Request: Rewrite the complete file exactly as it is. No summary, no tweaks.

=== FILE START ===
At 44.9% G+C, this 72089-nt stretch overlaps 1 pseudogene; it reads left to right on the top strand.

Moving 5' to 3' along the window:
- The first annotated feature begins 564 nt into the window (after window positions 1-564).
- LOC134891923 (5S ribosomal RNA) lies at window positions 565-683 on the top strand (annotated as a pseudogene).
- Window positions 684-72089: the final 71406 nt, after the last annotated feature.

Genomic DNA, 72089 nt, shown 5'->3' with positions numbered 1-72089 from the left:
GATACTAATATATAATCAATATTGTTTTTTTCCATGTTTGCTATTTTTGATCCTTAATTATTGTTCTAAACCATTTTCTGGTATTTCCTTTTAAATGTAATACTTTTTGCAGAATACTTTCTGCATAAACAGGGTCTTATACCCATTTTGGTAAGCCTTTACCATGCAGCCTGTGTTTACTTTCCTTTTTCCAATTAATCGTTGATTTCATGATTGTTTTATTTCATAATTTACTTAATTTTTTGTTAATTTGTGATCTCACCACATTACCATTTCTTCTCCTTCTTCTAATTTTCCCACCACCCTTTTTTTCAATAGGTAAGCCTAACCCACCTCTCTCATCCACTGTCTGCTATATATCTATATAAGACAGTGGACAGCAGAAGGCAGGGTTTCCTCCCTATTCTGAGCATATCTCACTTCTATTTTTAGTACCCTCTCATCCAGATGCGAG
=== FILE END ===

At 44.9% G+C, this 72089-nt stretch overlaps 1 pseudogene; it reads left to right on the top strand.

Moving 5' to 3' along the window:
- The first annotated feature begins 564 nt into the window (after window positions 1-564).
- LOC134891923 (5S ribosomal RNA) lies at window positions 565-683 on the top strand (annotated as a pseudogene).
- Window positions 684-72089: the final 71406 nt, after the last annotated feature.

Genomic DNA, 72089 nt, shown 5'->3' with positions numbered 1-72089 from the left:
GATACTAATATATAATCAATATTGTTTTTTTCCATGTTTGCTATTTTTGATCCTTAATTATTGTTCTAAACCATTTTCTGGTATTTCCTTTTAAATGTAATACTTTTTGCAGAATACTTTCTGCATAAACAGGGTCTTATACCCATTTTGGTAAGCCTTTACCATGCAGCCTGTGTTTACTTTCCTTTTTCCAATTAATCGTTGATTTCATGATTGTTTTATTTCATAATTTACTTAATTTTTTGTTAATTTGTGATCTCACCACATTACCATTTCTTCTCCTTCTTCTAATTTTCCCACCACCCTTTTTTTCAATAGGTAAGCCTAACCCACCTCTCTCATCCACTGTCTGCTATATATCTATATAAGACAGTGGACAGCAGAAGGCAGGGTTTCCTCCCTATTCTGAGCATATCTCACTTCTATTTTTAGTACCCTCTCATCCAGATGCGAG